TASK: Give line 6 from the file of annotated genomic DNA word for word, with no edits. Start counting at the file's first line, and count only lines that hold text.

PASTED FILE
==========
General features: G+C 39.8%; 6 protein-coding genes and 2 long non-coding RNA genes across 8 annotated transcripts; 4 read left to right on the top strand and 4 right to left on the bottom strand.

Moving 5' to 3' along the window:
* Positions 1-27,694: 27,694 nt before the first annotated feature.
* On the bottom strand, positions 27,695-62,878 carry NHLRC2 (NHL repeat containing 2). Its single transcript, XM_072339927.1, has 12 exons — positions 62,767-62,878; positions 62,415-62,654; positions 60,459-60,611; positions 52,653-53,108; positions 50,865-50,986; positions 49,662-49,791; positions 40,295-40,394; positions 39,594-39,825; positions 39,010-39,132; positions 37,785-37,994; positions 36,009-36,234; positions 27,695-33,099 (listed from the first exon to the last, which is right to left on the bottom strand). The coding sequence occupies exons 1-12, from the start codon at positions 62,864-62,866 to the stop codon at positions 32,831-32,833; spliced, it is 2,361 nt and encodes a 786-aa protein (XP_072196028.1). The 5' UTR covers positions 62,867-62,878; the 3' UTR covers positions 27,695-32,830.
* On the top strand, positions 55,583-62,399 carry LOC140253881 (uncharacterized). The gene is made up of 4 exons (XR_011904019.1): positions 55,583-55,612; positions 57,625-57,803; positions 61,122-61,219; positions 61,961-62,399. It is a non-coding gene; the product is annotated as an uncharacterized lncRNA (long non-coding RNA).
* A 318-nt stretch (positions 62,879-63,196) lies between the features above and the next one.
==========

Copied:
* A 318-nt stretch (positions 62,879-63,196) lies between the features above and the next one.